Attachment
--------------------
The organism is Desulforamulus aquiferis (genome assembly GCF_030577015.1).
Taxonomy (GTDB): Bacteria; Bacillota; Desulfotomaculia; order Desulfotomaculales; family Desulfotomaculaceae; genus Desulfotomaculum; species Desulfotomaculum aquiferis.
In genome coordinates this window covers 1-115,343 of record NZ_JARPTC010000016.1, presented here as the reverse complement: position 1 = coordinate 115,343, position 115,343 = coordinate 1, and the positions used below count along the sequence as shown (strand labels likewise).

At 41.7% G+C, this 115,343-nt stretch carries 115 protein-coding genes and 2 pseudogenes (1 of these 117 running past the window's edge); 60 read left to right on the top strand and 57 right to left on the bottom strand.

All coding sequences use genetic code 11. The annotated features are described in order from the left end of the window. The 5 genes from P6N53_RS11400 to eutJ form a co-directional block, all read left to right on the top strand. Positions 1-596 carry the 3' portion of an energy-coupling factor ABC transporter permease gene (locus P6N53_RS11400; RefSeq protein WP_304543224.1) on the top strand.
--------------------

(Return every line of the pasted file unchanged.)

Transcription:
The organism is Desulforamulus aquiferis (genome assembly GCF_030577015.1).
Taxonomy (GTDB): Bacteria; Bacillota; Desulfotomaculia; order Desulfotomaculales; family Desulfotomaculaceae; genus Desulfotomaculum; species Desulfotomaculum aquiferis.
In genome coordinates this window covers 1-115,343 of record NZ_JARPTC010000016.1, presented here as the reverse complement: position 1 = coordinate 115,343, position 115,343 = coordinate 1, and the positions used below count along the sequence as shown (strand labels likewise).

At 41.7% G+C, this 115,343-nt stretch carries 115 protein-coding genes and 2 pseudogenes (1 of these 117 running past the window's edge); 60 read left to right on the top strand and 57 right to left on the bottom strand.

All coding sequences use genetic code 11. The annotated features are described in order from the left end of the window. The 5 genes from P6N53_RS11400 to eutJ form a co-directional block, all read left to right on the top strand. Positions 1-596 carry the 3' portion of an energy-coupling factor ABC transporter permease gene (locus P6N53_RS11400; RefSeq protein WP_304543224.1) on the top strand.